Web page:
Table 1. Comparison of Low-Flow and Normal-Flow Patients

    Low FlowNormal FlowP Value
    Baseline characteristics
    n (%)530 (55)441 (45)
    Age, mean±SD, y83.5±7.784.1±6.90.65
    Male, %59.246/3<0.0001
    BMI, median (IQR), kg/m226.0 (23.0–30.4)25.4 (22.5–28.9)0.006
    STS score, median (IQR)11.2 (10.0–14.0)11.0 (9.3–13.0)0.02
    Log EUROscore, median (IQR)29.3 (17.0–43.2)23.0 (16.0–34.0)<0.0001
    DM, %401360.13
    NYHA class IV, %52460.07
    CAD, %78700.004
    Prior CABG, %4734<0.0001
    Prior stroke or TIA, %29260.29
    Rheumatic fever, %140.002
    Prior pacemaker, %2515<0.0001
    Procedure
    Successful implantation, %97970.85
    26-mm valve, %53440.08
    Hemodynamic support (CPB/IABP), %640.28
    Conversion to open surgery, %221
    Time in hospital after the procedure, mean±SD, d7.45±3.387.07±3.710.056
    Hemodynamics, mean±SD
    PAP, mm Hg30.7±11.528.1±9.60.02
    PCWP, mm Hg22.4±9.318.9±7.40.0005
    Aortic gradient, mm Hg40.1±15.142.8±16.70.14
    AVA, cm20.7±0.20.6±0.20.5
    CI, L·min−1·m21.93±0.582.23±0.75<0.0001
    Echocardiographic parameters
    LVEDD, mean±SD, cm4.61±0.794.36±0.75<0.0001
    LVESD, mean±SD, cm3.49±0.953.01±0.87<0.0001
    LVEDV, mean±SD, mL126±50116±440.05
    LVESV, mean±SD, mL69±4154±32<0.0001
    Ejection fraction, %49±1457±11<0.0001
    Stroke volume, mL57±2063±210.0001
    Stroke volume index, mL/m226.8±5.644.3±8.0<0.0001
    Mean aortic gradient, mm Hg40.3±14.347.4±14.2<0.0001
    AVA, cm20.56±0.160.74±0.19<0.0001
    Baseline AR, % moderate/severe818<0.0001
    Baseline MR, % moderate/severe25160.0005
    In-hospital events (adjudicated), %
    Death1280.06
    CV death740.1
    Stroke/TIA440.79
    Vascular complications12150.11
    New PPM430.88
    30-d events (adjudicated), %
    Death1390.08
    CV death750.09
    Stroke/TIA440.98

    AR indicates aortic regurgitation; AVA, aortic valve area; BMI, body mass index; CABG, coronary artery bypass graft; CAD, coronary artery disease; CI, cardiac index; CPB, cardiopulmonary bypass; CV, cardiovascular; DM, diabetes mellitus; IABP, intra-aortic balloon pump; IQR, interquartile range; LVEDD, left ventricular end-diastolic dimension; LVEDV, left ventricular end-diastolic volume; LVESD, left ventricular end-systolic dimension; LVESV, left ventricular end-systolic volume; MR, mitral regurgitation; NYHA, New York Heart Association; PAP, pulmonary artery pressure; PCWP, pulmonary capillary wedge pressure; PPM, permanent pacemaker; STS, Society of Thoracic Surgeons; and TIA, transient ischemic attack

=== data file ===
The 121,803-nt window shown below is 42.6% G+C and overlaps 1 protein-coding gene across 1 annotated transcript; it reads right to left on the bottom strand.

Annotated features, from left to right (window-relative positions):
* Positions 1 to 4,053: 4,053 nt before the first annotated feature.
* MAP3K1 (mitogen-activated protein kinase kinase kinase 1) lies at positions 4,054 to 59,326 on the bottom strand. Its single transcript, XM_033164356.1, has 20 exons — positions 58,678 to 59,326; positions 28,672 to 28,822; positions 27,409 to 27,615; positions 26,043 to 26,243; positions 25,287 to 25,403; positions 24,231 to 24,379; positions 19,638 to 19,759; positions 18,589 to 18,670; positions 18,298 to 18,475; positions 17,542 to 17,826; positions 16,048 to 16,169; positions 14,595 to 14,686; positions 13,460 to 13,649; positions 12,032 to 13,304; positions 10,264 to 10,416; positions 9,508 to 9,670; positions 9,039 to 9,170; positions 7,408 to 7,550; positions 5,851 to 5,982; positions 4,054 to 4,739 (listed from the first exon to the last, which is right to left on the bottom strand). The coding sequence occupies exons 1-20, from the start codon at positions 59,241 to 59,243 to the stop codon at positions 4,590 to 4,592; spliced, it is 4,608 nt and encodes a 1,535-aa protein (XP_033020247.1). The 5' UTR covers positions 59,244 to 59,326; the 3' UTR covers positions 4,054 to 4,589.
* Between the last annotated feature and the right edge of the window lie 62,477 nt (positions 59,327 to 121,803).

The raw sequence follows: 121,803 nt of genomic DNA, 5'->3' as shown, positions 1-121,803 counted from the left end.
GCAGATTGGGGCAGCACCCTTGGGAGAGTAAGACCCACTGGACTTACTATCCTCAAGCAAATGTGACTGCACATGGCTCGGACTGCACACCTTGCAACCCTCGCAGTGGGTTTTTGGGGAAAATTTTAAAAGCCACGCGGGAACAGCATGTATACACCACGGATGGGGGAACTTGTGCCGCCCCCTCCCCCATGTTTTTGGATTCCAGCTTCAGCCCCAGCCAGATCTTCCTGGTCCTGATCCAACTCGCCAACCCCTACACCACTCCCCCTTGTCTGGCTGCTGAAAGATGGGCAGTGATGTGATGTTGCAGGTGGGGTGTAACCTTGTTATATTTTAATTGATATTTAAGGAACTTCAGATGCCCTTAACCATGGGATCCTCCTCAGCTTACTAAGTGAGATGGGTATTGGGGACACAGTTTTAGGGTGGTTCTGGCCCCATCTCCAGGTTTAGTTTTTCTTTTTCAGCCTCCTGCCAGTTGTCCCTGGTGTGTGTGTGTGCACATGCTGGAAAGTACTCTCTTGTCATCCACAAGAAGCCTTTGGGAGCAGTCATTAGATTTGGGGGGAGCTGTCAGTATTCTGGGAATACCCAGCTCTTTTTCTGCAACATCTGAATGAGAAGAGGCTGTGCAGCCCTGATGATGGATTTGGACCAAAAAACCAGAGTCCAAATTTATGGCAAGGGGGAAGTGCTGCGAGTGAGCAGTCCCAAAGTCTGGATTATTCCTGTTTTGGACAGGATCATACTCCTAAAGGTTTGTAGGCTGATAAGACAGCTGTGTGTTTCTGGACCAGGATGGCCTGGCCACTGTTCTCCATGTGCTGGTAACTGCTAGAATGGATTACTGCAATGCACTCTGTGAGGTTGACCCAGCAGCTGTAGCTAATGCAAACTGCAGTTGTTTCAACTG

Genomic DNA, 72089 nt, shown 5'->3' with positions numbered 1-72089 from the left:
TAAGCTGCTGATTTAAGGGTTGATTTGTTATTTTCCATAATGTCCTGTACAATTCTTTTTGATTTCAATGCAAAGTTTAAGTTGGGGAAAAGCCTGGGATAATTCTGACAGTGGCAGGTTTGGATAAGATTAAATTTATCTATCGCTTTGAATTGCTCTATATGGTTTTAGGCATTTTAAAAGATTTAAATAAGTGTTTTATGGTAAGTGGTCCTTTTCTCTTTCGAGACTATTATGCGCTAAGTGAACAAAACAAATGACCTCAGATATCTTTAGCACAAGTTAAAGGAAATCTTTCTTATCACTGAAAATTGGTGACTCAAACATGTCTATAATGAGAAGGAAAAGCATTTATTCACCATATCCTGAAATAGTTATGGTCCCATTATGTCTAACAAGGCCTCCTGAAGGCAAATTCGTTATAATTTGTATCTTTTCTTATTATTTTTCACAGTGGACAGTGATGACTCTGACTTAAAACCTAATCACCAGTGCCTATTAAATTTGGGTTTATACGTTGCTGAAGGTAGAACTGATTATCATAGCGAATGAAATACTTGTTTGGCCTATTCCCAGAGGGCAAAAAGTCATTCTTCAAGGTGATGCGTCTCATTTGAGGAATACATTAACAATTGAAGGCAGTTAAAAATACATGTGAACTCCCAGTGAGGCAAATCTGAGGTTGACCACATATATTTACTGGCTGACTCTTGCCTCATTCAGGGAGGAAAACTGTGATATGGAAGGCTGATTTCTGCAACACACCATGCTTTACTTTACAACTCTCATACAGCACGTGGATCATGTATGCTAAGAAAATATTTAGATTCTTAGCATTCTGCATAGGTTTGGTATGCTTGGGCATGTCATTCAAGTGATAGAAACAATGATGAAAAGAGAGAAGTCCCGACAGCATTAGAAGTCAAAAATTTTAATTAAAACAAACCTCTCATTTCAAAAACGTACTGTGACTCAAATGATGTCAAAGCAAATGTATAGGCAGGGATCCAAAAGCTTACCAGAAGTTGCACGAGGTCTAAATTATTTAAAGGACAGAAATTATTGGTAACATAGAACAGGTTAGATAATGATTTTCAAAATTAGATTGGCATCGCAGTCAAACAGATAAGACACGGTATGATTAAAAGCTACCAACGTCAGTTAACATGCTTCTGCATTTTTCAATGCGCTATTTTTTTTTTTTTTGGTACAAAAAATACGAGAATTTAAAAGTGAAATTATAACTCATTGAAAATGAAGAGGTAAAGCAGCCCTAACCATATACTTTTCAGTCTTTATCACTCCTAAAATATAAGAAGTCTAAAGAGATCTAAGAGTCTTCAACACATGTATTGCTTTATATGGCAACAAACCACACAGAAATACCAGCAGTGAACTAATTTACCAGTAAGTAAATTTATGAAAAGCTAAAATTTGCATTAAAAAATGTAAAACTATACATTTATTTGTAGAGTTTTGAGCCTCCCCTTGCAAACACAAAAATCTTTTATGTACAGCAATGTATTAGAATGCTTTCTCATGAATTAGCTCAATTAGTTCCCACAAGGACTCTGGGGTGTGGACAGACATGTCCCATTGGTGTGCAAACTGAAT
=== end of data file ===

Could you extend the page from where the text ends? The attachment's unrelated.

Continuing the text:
Mortality of Patients With LF Severe AS

    When the intention-to-treat combined (inoperable and high-risk) cohorts of the PARTNER trial were used, all-cause mortality at 2 years was higher in patients with LF versus NF (47.1% versus 33.7%; hazard ratio [HR], 1.58; 95% confidence interval [CI], 1.28–1.95; P<0.0001; Figure 2A). There was no additional increase in mortality when the LF patients were further divided into those with LEF and those with NEF (Figure 2B) and those with LG versus those with normal gradient (Figure 2C), although the overall mortality in all of these subgroups remained high, approximating 50% at 2 years. A sensitivity analysis revealed no difference with a cut point for EF of 40% (HR, 1.07; P=0.647) versus an EF of 50% (HR, 1.07; P=0.606).

    Figure 2.

    Figure 2. Kaplan–Meier all-cause mortality analysis to 2 years is shown for patients with low flow (LF) vs normal flow (NF; A), LF with low ejection fraction (LEF) vs normal ejection fraction (NEF; B), and LF with LEF and low gradient (LG) vs normal gradient (NG; C). CI indicates confidence interval; HR, hazard ratio; and ITT, intention to treat.

    Effect of TAVR and SAVR on Outcome in LF Severe AS

    Treatment with both open surgery and TAVR in LF patients was associated with a marked improvement in both 1-year and 2-year survival (Figure 3). Compared with MM, which had a 2-year mortality of 76%, the mortality with TAVR and SAVR ranged from 38% to 46%. The difference between MM and TAVR in the inoperable cohort was statistically significant (relative risk, 0.49; 95% CI, 0.33–0.72; P=0.0002; Figure 3A), whereas there was no significant difference between TAVR and SAVR in the high-risk group (relative risk, 0.86; 95% CI, 0.58–1.29; P=0.47; Figure 3B). There was a small early hazard associated with SAVR in the first 30 days. After 30 days, the mortality curves in the high-risk group of patients initially diverge with a statistically significant lower mortality for TAVR at 6 months compared with SAVR (15.6% versus 24.7%; relative risk, 0.60; 95% CI, 0.37–0.98; P=0.04) that is no longer significant at 1 year. Similar results and trends were apparent in the LF LEF (Figure I in the online-only Data Supplement) and LF with LEF and LG groups of patients. In particular, for patients with LF, LEF, and LG (Figure 4), mortality at 2 years was markedly reduced from 80.0% to 47.1% (HR, 0.43; 95% CI, 0.19–0.98; P=0.04) with TAVR versus MM in inoperable patients, and there was no difference in high-risk patients between TAVR and SAVR (42.9% versus 37.1%; HR, 1.25; 95% CI, 0.66–2.36; P=0.50).